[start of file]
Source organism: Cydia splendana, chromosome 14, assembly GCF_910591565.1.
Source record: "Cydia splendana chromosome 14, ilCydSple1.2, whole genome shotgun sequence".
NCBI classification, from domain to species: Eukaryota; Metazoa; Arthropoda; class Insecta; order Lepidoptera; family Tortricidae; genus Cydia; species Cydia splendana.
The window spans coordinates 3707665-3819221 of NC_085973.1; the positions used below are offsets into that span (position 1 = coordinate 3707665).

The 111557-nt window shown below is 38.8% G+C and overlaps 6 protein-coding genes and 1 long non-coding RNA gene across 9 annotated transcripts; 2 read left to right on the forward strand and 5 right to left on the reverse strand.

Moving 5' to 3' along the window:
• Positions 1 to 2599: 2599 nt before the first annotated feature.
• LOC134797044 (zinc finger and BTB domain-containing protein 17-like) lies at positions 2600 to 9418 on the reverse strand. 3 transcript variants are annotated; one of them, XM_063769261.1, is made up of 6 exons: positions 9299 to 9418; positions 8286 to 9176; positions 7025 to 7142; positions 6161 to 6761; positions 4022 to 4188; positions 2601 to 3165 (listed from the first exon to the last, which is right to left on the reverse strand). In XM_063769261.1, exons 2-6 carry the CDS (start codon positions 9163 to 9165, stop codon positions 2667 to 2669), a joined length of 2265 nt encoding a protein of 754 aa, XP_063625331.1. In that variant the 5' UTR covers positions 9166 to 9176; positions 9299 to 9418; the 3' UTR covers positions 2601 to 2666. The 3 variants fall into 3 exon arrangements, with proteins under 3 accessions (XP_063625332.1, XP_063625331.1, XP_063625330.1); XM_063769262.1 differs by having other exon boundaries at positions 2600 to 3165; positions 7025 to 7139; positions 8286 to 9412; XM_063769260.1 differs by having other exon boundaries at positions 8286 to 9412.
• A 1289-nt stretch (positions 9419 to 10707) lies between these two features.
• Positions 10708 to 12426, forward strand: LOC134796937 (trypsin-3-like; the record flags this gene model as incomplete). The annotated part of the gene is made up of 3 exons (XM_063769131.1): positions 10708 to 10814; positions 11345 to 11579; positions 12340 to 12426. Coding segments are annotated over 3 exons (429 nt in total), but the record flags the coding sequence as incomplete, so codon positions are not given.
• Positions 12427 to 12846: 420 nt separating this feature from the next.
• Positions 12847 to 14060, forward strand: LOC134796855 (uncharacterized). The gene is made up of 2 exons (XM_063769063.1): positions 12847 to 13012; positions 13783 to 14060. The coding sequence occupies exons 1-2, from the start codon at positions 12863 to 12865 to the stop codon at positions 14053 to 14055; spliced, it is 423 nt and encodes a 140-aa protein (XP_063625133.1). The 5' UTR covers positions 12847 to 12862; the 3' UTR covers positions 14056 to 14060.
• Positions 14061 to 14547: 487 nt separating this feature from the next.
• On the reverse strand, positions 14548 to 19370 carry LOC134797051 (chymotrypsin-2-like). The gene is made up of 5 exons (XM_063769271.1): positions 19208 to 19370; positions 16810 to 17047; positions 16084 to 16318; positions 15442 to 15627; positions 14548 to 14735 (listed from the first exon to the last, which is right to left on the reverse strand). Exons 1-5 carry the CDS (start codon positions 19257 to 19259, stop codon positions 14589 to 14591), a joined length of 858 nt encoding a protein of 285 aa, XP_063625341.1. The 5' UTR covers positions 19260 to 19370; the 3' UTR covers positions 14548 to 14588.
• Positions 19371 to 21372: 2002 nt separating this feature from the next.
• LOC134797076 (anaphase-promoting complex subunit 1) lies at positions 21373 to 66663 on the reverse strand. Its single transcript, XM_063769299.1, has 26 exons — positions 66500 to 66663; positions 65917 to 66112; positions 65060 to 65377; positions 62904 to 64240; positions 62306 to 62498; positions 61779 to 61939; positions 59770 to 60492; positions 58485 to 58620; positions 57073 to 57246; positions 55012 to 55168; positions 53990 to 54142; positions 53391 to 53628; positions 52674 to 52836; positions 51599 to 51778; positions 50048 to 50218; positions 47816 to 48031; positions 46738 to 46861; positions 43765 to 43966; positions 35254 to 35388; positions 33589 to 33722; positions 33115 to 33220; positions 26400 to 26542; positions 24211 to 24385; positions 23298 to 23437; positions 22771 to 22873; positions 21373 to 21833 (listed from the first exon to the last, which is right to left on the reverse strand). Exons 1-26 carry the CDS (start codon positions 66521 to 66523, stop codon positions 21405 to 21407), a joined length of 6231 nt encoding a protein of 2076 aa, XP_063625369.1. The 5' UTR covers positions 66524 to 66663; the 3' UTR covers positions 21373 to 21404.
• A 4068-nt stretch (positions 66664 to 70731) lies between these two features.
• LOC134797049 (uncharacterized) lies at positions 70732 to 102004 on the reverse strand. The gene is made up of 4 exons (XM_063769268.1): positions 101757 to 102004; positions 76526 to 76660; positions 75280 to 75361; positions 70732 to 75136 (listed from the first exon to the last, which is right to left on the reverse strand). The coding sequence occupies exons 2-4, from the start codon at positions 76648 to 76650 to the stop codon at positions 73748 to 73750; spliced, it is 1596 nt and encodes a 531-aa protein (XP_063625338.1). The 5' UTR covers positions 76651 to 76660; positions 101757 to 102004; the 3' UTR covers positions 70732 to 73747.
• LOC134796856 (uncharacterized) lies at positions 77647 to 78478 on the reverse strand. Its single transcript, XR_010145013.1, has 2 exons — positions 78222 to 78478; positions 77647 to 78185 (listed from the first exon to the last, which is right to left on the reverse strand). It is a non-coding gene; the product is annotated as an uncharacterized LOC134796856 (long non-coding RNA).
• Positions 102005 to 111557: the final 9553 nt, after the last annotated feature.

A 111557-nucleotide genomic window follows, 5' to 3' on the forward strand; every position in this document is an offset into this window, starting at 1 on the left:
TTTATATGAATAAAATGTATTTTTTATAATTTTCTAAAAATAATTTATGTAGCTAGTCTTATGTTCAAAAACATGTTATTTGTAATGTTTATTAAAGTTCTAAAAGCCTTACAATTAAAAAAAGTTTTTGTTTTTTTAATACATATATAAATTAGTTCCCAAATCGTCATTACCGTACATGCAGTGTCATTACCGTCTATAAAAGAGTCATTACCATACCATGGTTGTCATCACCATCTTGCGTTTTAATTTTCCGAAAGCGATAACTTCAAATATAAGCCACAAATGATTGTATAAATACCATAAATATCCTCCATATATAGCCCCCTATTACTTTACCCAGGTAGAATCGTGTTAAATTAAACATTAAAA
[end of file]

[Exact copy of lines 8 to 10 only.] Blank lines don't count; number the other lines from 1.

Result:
• LOC134797044 (zinc finger and BTB domain-containing protein 17-like) lies at positions 2600 to 9418 on the reverse strand. 3 transcript variants are annotated; one of them, XM_063769261.1, is made up of 6 exons: positions 9299 to 9418; positions 8286 to 9176; positions 7025 to 7142; positions 6161 to 6761; positions 4022 to 4188; positions 2601 to 3165 (listed from the first exon to the last, which is right to left on the reverse strand). In XM_063769261.1, exons 2-6 carry the CDS (start codon positions 9163 to 9165, stop codon positions 2667 to 2669), a joined length of 2265 nt encoding a protein of 754 aa, XP_063625331.1. In that variant the 5' UTR covers positions 9166 to 9176; positions 9299 to 9418; the 3' UTR covers positions 2601 to 2666. The 3 variants fall into 3 exon arrangements, with proteins under 3 accessions (XP_063625332.1, XP_063625331.1, XP_063625330.1); XM_063769262.1 differs by having other exon boundaries at positions 2600 to 3165; positions 7025 to 7139; positions 8286 to 9412; XM_063769260.1 differs by having other exon boundaries at positions 8286 to 9412.
• A 1289-nt stretch (positions 9419 to 10707) lies between these two features.
• Positions 10708 to 12426, forward strand: LOC134796937 (trypsin-3-like; the record flags this gene model as incomplete). The annotated part of the gene is made up of 3 exons (XM_063769131.1): positions 10708 to 10814; positions 11345 to 11579; positions 12340 to 12426. Coding segments are annotated over 3 exons (429 nt in total), but the record flags the coding sequence as incomplete, so codon positions are not given.